Rose City                              Population: 9,000

guls1Old name: Arabsun

Gülşehir. The Rose City. Sounds so pretty, doesn’t it?

But for most people little Gülşehir, on the banks of the Kızılırmak river, is just somewhere to whip through on the way from Nevşehir airport in the village of Tuzköy to the better-known sights of central Cappadocia. Few people pause on the way through. So what would you find if you did decide to break your journey?

Around town

Gülşehir's most striking monument is the Karavezir Cami, erected in 1778 in a style best described as Ottoman Baroque. A large domed building with eight mini-domes and a single soaring minaret, the Karavezir Cami is built from the striking sandy-colored local stone. The grand entrance is surrounded by stone painted to look like marble although the smaller doors on either side of it look as if they could have been filched from one of the local houses.

The mosque was built for Seyyit Mehmetpaşa Silahtar (1735-81), also known as Karavezir (the Black Vizier). Mehmet was a local boy who had traveled to İstanbul in an attempt to get on in the world. His success is clear from the buildings he bestowed on his home town.aul5

Across the road a low building with multiple domes was constructed in 1780 to serve as a medrese (school). Almost unbelievably it was used as a prison from 1933 to 1962, when good sense prevailed and it was converted into a library, now long overdue for an injection of cash.

The third building that Mehmetpaşa gave to the town was a small hamam. Built in 1777, this still offers bathing services to men on a daily basis, and to women on Saturdays from 10am to 2 pm.

You’re unlikely to want to linger in modern Gülşehir, although the Kızılırmak (Red River) skirts the town on its way to the Cappadocian pottery town of Avanos.

There are also just enough crumbling stone houses left in the Cumhuriyet Mahallesi to give you an idea how much prettier a place it must have been in the years before the 1923 Graeco-Turkish population exchange. The same mahalle is dominated by a chalky-white ridge of rock completely pierced with caves. On top of it perches the only decent hotel this side of Nevşehir, the Bilasa Castle Country Hotel with its strangely toy-town crenellations.

aul3Road to Nevşehir

Gülşehir’s two finest monuments are not in the town centre at all but out on the road to Nevşehir. Of the two, the most amazing is the Church of St John (or the Karşı Kilisesi) which is down a short track immediately on the right as you leave town.

This is a church which deserves to be as well-known as the Karanlık Kilisesi (Dark Church) and Tokalı Kilisesi (Buckle Church) inside the Göreme Open Air Museum. Presumably it owes its relative anonymity to the fact that, until 1995, its amazing frescoes were completely concealed by soot. In that year, however, Professor Rıdvan İşler started the painstaking task of cleaning and restoring them. Today their colours are quite astonishingly vivid.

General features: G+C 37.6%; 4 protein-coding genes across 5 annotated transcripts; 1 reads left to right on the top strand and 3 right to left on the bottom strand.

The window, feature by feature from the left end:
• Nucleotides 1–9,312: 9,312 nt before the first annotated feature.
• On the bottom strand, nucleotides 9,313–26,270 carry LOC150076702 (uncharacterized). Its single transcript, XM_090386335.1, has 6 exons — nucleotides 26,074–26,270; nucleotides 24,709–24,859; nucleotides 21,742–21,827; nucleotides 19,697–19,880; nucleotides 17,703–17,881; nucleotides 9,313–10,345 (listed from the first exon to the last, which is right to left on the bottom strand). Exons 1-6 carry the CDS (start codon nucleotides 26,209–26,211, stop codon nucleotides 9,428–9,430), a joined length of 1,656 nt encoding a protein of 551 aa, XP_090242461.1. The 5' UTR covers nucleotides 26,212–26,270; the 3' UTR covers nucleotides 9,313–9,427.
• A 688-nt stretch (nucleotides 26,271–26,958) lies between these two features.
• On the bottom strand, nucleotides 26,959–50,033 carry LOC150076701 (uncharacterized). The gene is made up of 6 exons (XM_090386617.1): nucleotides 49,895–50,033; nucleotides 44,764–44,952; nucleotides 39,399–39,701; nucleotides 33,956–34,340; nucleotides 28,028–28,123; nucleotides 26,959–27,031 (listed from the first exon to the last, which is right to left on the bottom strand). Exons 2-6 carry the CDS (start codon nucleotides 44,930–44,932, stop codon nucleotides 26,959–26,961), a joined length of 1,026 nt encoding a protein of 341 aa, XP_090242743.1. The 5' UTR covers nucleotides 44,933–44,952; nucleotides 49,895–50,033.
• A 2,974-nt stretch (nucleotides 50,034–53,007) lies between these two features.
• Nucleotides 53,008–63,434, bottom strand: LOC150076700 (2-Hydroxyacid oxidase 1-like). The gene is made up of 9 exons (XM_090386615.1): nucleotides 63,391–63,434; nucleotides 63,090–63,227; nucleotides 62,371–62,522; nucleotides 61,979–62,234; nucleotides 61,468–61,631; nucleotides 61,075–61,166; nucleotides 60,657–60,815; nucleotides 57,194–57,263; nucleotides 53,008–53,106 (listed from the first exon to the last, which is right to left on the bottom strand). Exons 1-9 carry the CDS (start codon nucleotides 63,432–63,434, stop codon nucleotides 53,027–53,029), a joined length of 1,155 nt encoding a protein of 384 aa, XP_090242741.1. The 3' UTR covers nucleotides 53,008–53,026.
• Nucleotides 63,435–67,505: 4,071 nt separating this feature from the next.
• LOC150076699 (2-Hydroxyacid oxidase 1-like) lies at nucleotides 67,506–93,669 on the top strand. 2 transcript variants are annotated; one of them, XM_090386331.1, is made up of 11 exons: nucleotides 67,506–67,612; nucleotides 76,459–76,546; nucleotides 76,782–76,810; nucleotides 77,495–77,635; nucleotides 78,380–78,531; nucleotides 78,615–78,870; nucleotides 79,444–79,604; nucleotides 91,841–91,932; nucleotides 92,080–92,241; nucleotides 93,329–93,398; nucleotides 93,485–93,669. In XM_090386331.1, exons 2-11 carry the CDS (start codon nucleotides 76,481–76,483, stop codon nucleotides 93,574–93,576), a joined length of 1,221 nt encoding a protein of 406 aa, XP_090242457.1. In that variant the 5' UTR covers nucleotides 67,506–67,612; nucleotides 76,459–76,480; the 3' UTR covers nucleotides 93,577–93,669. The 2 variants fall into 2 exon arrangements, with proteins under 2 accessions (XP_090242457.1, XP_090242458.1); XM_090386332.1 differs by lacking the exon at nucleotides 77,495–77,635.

The church lurks behind a relatively nondescript entrance, but as soon as you cross the threshold you feel your jaw dropping because this is a church on two levels – and even from the ground floor you can see that the paintings on the second level are exceptional.

The ground floor itself makes do with simple red crosses and stylized plant designs. On one side a dark and narrow tunnel leads off to a dormitory, on the other there is a cave room with a wine-pressing niche. Against the west wall there are still signs of the original rock-cut staircase.

Fortunately for visitors the restoration work included the installation of a spiral stairway to bring people safely up to the level of the paintings.aul4

It would be hard to say which of the images on the walls is the most striking. The figure of a podgy Jesus being baptized by St John? The Dormition of the Virgin with the soul of the dead St Mary held up so that it looks like her reflection in a mirror? The two warrior saints on the west wall whose horses ride high above the coiled dragons snapping at their ankles? The white-haired, white-bearded figures of the patriarchs clasping souls to their bosoms?

Everyone will have their own personal favourite, although it’s worth noting that the image of the Last Judgement, with the Angel Gabriel weighing human souls ready for consignment to heaven or hell, appears only rarely elsewhere in Cappadocia.

aul2Another couple of km along the road towards Nevşehir on the right-hand side of the road you will see the so-called Açık Saray, which is not actually an Open Palace at all but a group of rock-cut monasteries and churches dating back to the sixth or seventh century. Some commentators prefer to believe that the buildings served as accommodation on Cappadocia’s main north-south road.

Hunt about and you are likely to count at least three monasteries whose facades are decorated with key-shaped arches and enlivened with splashes of red paint designed to look like flames, chequerboards and even the odd arrow pointing heavenwards. 

This is a site which children should enjoy, with lots of hills and caves to scramble around.

Finally, look out for the Mantarkaya (Mushroom Rock), a giant chunk of rock eroded into the shape of a mushroom by centuries of wind and rain.aul1


Most people will prefer to base themselves in the cave hotels of Göreme, Uçhisar, Ürgüp or Avanos.

Bilasa Castle Country Hotel. Tel: 0384-411 4202

Transport info

Turkish Airlines offers flights from İstanbul to Nevşehir/Tuzköy.

Regular buses link Gülşehir with Nevşehir (19km), passing the Açık Saray and the Church of St John.

Day trip destinations





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 aul6Image of the donor who paid for St John's church in 1212 according to an inscription


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